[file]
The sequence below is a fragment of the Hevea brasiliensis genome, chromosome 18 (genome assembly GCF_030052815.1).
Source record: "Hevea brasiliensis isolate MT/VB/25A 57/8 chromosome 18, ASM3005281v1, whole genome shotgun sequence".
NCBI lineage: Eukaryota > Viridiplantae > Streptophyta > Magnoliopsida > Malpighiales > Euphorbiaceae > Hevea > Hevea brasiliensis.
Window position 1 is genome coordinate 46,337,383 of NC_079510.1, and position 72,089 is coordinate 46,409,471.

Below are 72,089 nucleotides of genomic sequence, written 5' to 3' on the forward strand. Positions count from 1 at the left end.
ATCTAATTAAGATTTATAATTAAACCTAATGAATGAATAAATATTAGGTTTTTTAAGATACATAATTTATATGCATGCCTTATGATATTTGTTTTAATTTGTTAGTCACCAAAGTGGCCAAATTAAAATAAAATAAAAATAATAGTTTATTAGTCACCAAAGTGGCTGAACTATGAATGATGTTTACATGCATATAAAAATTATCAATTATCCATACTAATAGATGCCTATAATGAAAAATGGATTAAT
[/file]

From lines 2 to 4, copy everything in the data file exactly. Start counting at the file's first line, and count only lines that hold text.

Source record: "Hevea brasiliensis isolate MT/VB/25A 57/8 chromosome 18, ASM3005281v1, whole genome shotgun sequence".
NCBI lineage: Eukaryota > Viridiplantae > Streptophyta > Magnoliopsida > Malpighiales > Euphorbiaceae > Hevea > Hevea brasiliensis.
Window position 1 is genome coordinate 46,337,383 of NC_079510.1, and position 72,089 is coordinate 46,409,471.